Burbank’s Northwest Branch Library on Victory Boulevard is a place where everybody knows your name.
Just ask Norm.
“I miss this library. I haven’t gone to the library much since (it closed),” said Norm Angelheart, who estimates he’s visited the branch for 10 years. “Buena Vista even got large and you didn’t feel like you knew everyone there. It’s lost that little-library flavor.”
Last August, the Northwest Branch closed for upgrades, leaving the neighborhood without one of its most popular resources and scattering patrons toward the Central and Buena Vista branches. The Northwest library filled a difficult niche in that children, their parents and retirees always found something new to explore at the location.
Over the last year, crews made the building compliant with the Americans with Disabilities Act and safer in the event of an earthquake. This Saturday from 10 a.m. to noon, the branch, located at 3323 W. Victory Blvd., will open for a ribbon-cutting and an open house, and will resume business officially on Monday.
They can expect a rush from neighbors like Bill and Carol Jones, retirees who used to visit Northwest two or three times a week.
Carol is blind, so every couple days Bill picks up the latest mystery audio books for her. When new stock is in, the Joneses are usually the first to know.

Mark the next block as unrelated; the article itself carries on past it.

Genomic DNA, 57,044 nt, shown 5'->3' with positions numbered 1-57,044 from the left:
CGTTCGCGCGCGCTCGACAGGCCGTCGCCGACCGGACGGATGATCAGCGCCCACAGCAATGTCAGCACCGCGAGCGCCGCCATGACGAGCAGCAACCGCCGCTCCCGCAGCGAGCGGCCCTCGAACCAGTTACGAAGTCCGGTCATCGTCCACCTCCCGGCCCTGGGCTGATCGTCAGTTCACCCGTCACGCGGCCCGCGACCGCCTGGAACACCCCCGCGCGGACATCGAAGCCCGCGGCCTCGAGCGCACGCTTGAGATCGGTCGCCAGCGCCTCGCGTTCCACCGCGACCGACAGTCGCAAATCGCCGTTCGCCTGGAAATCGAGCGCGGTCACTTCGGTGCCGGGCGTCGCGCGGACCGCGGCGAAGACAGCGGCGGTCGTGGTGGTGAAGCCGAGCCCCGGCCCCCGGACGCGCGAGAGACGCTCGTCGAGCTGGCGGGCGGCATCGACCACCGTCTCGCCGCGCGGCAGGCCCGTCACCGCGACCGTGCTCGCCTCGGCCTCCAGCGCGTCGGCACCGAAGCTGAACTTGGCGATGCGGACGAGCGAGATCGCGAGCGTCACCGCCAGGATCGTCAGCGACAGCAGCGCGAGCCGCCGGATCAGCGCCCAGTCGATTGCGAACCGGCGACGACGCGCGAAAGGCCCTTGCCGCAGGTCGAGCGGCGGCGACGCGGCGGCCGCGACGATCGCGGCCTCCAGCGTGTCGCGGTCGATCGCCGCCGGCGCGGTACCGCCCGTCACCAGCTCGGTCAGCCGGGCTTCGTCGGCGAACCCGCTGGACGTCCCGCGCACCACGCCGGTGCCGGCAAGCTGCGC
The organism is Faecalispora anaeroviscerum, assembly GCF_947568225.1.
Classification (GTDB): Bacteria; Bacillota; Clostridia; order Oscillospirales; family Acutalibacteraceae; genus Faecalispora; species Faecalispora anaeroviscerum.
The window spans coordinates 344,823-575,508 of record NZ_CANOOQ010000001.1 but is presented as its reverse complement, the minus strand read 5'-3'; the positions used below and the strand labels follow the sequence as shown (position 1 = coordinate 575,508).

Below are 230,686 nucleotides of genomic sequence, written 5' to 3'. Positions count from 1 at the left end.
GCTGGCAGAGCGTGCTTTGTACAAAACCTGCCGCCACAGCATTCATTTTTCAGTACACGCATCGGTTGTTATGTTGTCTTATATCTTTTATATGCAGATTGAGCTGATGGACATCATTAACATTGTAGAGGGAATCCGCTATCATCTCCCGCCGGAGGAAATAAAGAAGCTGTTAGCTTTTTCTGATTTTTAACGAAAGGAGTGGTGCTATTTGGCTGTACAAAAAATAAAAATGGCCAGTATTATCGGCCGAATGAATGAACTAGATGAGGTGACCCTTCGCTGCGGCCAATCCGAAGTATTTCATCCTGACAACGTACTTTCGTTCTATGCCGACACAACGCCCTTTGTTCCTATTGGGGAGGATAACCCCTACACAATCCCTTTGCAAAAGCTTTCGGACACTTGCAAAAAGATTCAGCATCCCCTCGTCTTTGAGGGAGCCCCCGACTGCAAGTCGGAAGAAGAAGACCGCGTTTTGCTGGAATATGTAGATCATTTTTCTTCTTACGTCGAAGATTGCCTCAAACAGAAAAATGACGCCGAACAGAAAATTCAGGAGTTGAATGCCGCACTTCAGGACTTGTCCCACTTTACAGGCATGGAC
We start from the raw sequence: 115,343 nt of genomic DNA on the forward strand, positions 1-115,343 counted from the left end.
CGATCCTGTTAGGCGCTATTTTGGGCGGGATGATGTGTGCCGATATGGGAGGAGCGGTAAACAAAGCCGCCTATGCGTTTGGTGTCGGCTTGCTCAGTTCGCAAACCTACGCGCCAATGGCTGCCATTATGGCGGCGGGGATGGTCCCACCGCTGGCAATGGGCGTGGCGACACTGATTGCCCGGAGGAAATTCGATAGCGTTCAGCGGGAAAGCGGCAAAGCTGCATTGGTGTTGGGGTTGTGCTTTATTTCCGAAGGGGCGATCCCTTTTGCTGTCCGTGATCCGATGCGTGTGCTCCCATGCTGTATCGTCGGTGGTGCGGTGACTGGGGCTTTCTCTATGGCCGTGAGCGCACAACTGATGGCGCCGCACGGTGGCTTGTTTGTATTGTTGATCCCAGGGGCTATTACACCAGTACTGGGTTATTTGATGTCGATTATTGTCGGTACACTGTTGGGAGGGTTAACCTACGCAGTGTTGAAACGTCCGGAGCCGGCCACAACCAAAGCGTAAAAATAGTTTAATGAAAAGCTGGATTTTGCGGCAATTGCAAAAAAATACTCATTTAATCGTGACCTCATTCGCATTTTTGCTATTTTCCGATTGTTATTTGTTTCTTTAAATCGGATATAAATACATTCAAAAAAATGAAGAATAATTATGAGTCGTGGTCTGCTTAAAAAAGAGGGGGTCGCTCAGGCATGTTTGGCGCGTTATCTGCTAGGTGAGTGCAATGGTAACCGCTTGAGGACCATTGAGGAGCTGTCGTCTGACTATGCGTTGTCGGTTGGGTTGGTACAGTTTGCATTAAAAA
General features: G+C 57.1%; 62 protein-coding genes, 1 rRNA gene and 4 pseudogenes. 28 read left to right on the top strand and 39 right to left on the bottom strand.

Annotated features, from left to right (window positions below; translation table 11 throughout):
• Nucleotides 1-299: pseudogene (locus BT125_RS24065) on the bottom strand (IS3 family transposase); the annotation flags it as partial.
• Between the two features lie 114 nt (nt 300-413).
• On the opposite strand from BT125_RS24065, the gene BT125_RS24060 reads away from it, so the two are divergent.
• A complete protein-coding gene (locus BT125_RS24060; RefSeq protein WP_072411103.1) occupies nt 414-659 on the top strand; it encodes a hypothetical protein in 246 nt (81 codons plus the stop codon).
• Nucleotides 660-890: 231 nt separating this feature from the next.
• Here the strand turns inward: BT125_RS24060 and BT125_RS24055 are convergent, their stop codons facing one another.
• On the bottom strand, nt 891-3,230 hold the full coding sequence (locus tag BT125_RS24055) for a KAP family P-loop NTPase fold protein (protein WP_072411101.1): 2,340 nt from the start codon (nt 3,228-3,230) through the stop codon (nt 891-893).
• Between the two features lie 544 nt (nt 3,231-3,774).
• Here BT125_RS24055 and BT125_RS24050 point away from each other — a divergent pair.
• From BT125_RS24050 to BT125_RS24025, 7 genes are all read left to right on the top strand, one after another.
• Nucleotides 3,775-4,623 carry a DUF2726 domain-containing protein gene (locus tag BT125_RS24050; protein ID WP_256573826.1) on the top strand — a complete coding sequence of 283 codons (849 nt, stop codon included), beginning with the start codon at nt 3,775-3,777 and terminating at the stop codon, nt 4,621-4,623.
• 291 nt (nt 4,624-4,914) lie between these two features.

“The staff helped me tremendously,” Bill Jones said. “They’ve gone out of their way to get them for us. … I feel like I’m part of the family over there.”
Burbank is paying for the $617,622 project up front, but will be reimbursed $463,217 through a FEMA grant. The retrofit work includes new bookshelves bolted to the floor, a new fire sprinkler system, widened restroom doors for easier wheelchair access, energy-efficient roof and windows, a raised ceiling and a smoother transition into the children’s area.
“I can’t tell you how many times I’ve tripped on that step going into the children’s section,” said Suzy Jacobs, chairwoman of the library’s board of trustees. She calls her local branch “a jewel” in the small community where landmarks include industrial areas and Bob Hope Airport.
“You’re going to walk in there and you’re going to recognize the library you knew and loved,” she said.
And if you’re one of the regulars, the reverse is true, too.
“Everybody knew me there. … I have to go say, ‘hello,’” Angelheart said.